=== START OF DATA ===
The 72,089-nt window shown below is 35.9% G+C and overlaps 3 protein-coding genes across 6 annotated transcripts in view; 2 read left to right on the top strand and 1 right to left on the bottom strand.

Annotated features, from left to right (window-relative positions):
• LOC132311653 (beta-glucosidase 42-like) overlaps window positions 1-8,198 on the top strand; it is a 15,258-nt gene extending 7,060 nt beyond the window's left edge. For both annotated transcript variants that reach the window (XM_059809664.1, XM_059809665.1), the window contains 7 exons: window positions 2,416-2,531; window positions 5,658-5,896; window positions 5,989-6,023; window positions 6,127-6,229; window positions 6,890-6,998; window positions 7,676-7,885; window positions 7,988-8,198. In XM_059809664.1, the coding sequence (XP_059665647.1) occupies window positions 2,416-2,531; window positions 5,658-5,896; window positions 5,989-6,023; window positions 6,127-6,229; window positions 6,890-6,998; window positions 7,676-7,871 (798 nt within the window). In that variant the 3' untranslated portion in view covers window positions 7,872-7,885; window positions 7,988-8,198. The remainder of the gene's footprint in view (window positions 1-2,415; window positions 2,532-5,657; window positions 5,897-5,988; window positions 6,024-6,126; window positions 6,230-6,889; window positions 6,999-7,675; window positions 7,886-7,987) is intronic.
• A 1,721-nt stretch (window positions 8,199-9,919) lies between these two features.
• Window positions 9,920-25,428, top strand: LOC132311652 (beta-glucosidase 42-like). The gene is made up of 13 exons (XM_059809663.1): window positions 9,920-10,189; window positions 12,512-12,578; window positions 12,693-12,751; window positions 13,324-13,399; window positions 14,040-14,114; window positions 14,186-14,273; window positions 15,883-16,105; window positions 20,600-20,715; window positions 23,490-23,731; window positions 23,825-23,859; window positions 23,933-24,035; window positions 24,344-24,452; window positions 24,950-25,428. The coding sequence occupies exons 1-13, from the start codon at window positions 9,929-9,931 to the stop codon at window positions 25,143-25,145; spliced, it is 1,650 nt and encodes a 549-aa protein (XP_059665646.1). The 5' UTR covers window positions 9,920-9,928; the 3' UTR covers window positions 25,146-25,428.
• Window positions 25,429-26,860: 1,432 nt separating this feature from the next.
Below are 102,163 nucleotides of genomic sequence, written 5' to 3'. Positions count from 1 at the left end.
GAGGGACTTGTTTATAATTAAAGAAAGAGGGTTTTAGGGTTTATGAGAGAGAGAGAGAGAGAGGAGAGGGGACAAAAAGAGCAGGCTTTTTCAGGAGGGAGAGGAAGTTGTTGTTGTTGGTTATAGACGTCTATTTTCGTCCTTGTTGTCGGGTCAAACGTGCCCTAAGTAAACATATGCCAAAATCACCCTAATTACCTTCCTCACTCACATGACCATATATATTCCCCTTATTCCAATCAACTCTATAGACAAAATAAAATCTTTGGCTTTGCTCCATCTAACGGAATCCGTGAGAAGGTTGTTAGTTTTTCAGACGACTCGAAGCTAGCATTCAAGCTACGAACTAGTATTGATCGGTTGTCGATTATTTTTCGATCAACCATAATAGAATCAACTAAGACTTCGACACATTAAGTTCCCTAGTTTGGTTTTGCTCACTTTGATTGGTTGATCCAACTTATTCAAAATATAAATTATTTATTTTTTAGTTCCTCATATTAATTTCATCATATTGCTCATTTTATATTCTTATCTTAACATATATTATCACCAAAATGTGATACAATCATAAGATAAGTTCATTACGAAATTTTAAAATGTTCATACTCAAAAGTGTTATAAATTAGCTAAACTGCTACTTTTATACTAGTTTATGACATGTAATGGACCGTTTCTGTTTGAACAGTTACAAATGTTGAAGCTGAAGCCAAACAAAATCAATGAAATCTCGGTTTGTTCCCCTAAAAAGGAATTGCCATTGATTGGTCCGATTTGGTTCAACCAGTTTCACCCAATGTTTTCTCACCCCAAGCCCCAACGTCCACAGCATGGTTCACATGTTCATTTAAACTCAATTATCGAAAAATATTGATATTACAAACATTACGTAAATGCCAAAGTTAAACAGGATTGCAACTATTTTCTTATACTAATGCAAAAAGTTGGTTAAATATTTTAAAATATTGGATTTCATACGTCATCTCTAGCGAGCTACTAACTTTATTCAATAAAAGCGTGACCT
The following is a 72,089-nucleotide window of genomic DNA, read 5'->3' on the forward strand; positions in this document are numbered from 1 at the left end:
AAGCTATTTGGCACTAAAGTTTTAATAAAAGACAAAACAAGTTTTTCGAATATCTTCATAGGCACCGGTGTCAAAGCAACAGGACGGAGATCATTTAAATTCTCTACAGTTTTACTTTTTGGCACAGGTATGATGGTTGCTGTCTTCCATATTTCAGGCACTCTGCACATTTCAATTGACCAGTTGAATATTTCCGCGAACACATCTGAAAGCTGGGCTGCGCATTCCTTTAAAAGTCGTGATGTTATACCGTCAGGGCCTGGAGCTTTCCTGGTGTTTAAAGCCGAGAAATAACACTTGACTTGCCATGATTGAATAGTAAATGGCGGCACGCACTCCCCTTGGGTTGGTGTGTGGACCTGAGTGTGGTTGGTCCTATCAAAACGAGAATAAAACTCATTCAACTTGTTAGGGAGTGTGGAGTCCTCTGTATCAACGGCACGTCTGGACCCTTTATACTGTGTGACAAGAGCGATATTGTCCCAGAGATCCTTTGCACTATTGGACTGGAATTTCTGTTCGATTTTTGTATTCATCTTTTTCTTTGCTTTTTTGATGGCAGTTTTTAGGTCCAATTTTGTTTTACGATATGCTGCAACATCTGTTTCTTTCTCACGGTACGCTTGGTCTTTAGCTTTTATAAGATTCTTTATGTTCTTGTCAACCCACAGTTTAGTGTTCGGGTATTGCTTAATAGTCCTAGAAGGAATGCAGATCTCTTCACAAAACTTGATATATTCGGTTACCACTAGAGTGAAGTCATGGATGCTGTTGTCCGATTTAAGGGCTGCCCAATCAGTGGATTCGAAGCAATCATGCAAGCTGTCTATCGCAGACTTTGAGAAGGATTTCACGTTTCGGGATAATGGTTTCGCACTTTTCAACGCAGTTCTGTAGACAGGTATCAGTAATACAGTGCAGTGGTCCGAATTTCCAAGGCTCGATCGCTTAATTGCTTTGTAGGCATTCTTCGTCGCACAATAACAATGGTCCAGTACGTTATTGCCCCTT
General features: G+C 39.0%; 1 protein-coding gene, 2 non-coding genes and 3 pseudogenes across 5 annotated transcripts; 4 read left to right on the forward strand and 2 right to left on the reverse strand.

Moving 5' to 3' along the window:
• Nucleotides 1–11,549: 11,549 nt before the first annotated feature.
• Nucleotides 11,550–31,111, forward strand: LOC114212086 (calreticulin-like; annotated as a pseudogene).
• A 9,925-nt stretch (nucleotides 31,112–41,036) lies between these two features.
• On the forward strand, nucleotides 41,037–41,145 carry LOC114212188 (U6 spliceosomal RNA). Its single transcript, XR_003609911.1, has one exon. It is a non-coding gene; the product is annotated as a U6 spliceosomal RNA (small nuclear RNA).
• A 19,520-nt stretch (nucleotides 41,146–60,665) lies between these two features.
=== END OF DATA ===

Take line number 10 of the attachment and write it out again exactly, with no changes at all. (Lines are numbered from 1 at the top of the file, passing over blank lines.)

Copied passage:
AAGCTATTTGGCACTAAAGTTTTAATAAAAGACAAAACAAGTTTTTCGAATATCTTCATAGGCACCGGTGTCAAAGCAACAGGACGGAGATCATTTAAATTCTCTACAGTTTTACTTTTTGGCACAGGTATGATGGTTGCTGTCTTCCATATTTCAGGCACTCTGCACATTTCAATTGACCAGTTGAATATTTCCGCGAACACATCTGAAAGCTGGGCTGCGCATTCCTTTAAAAGTCGTGATGTTATACCGTCAGGGCCTGGAGCTTTCCTGGTGTTTAAAGCCGAGAAATAACACTTGACTTGCCATGATTGAATAGTAAATGGCGGCACGCACTCCCCTTGGGTTGGTGTGTGGACCTGAGTGTGGTTGGTCCTATCAAAACGAGAATAAAACTCATTCAACTTGTTAGGGAGTGTGGAGTCCTCTGTATCAACGGCACGTCTGGACCCTTTATACTGTGTGACAAGAGCGATATTGTCCCAGAGATCCTTTGCACTATTGGACTGGAATTTCTGTTCGATTTTTGTATTCATCTTTTTCTTTGCTTTTTTGATGGCAGTTTTTAGGTCCAATTTTGTTTTACGATATGCTGCAACATCTGTTTCTTTCTCACGGTACGCTTGGTCTTTAGCTTTTATAAGATTCTTTATGTTCTTGTCAACCCACAGTTTAGTGTTCGGGTATTGCTTAATAGTCCTAGAAGGAATGCAGATCTCTTCACAAAACTTGATATATTCGGTTACCACTAGAGTGAAGTCATGGATGCTGTTGTCCGATTTAAGGGCTGCCCAATCAGTGGATTCGAAGCAATCATGCAAGCTGTCTATCGCAGACTTTGAGAAGGATTTCACGTTTCGGGATAATGGTTTCGCACTTTTCAACGCAGTTCTGTAGACAGGTATCAGTAATACAGTGCAGTGGTCCGAATTTCCAAGGCTCGATCGCTTAATTGCTTTGTAGGCATTCTTCGTCGCACAATAACAATGGTCCAGTACGTTATTGCCCCTT